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A Life of Present & Future


When someone learns about my profession as a rabbi, I am often asked: As a woman, how is your experience in comparison with your male colleagues? I graduated from rabbinical school in 2009. By then, already more than 30 years had transpired since the ordination of the first female rabbi in the Reform movement, almost 25 years in the Conservative movement. My answer about my experience as a female rabbi must not be answered with, “It was mostly smooth sailing.” My answer must include both the positive sentiments of my six years at the Jewish Theological Seminary and willfully acknowledge…

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Living with Pain


Can we really get over the pain? When we feel betrayed, hurt, disappointed by someone else’s actions, how often are we able to forgive? And in which ways does the hurt dissipate? Joseph learns that Jacob has died, and his brothers fear that Joseph’s resentment is bound to return. That reconciliation only occurs out of respect of their father; not because of Joseph’s forgiveness over his brothers’ attempted murder. The Midrash explains that their fear returns when after the burial of Jacob, the brothers watch Joseph return to the pit in which his brothers had thrown him. And when he…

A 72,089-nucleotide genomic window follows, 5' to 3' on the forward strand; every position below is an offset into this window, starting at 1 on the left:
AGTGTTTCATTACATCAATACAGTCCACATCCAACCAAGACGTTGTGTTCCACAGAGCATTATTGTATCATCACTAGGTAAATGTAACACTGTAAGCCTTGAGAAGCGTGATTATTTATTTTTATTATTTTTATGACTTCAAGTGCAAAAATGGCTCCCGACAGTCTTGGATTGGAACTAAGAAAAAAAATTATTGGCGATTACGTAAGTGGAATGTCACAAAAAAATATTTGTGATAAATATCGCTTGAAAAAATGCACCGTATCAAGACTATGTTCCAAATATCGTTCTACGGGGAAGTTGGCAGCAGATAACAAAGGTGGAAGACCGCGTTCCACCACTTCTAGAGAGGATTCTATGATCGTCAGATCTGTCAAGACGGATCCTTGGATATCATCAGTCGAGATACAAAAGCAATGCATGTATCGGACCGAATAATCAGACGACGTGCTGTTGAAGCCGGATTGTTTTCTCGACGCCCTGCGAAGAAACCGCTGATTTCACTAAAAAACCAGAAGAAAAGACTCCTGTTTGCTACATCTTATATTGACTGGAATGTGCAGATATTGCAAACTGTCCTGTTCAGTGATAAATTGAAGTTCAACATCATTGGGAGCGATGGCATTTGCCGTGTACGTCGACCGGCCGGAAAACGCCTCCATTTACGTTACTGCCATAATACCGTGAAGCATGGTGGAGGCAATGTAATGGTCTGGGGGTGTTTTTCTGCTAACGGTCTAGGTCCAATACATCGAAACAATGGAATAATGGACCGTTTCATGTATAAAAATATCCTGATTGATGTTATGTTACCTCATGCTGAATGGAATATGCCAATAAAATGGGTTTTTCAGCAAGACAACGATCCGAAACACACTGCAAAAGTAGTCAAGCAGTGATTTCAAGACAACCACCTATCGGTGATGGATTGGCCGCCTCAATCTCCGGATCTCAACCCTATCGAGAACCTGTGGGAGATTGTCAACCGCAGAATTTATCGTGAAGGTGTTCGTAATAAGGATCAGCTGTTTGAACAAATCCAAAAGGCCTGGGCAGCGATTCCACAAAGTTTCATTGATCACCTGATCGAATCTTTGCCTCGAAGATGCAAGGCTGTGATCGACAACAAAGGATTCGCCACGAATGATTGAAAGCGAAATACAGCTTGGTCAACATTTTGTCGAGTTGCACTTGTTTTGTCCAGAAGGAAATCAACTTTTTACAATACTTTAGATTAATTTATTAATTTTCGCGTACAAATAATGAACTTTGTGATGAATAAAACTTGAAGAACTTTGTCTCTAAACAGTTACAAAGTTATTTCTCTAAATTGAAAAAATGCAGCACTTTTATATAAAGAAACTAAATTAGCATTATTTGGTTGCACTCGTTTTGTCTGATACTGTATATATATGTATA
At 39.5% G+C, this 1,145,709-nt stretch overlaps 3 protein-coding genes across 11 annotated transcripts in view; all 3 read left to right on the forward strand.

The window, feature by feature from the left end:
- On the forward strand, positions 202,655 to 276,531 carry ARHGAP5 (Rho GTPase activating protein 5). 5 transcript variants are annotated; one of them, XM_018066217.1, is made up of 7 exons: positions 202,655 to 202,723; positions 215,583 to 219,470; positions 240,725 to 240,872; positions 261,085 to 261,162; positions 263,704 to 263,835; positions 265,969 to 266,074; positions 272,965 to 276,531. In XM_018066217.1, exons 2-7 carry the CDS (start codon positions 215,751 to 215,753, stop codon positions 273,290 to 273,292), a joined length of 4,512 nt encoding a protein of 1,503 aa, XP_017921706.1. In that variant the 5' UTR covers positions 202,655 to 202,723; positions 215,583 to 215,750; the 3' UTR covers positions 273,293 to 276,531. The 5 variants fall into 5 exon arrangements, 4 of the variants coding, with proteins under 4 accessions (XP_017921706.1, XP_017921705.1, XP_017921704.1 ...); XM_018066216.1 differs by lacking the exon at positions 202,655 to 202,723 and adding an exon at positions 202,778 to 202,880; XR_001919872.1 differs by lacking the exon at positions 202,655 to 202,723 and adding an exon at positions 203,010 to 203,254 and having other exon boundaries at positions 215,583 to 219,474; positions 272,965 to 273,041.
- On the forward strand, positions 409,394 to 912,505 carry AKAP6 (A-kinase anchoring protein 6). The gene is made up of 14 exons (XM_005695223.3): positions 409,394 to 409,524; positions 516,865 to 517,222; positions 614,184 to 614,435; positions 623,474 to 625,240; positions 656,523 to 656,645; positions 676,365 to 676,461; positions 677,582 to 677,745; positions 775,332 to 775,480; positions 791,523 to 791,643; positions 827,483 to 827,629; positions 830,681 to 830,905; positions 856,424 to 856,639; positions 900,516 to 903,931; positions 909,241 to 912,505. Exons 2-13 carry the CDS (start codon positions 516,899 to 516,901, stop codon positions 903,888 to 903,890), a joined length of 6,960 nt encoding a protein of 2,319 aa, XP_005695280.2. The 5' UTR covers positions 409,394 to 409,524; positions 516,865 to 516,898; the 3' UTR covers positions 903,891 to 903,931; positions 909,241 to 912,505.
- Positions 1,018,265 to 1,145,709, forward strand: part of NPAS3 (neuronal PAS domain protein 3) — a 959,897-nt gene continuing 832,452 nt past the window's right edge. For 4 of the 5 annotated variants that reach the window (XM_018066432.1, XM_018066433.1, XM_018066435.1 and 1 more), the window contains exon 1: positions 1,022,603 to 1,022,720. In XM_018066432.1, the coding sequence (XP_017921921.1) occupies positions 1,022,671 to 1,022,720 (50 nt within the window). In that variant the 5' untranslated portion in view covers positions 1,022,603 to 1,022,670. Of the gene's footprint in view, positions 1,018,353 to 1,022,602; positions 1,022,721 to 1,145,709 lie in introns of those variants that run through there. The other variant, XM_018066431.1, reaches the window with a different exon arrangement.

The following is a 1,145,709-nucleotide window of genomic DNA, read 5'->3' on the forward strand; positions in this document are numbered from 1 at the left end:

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Drama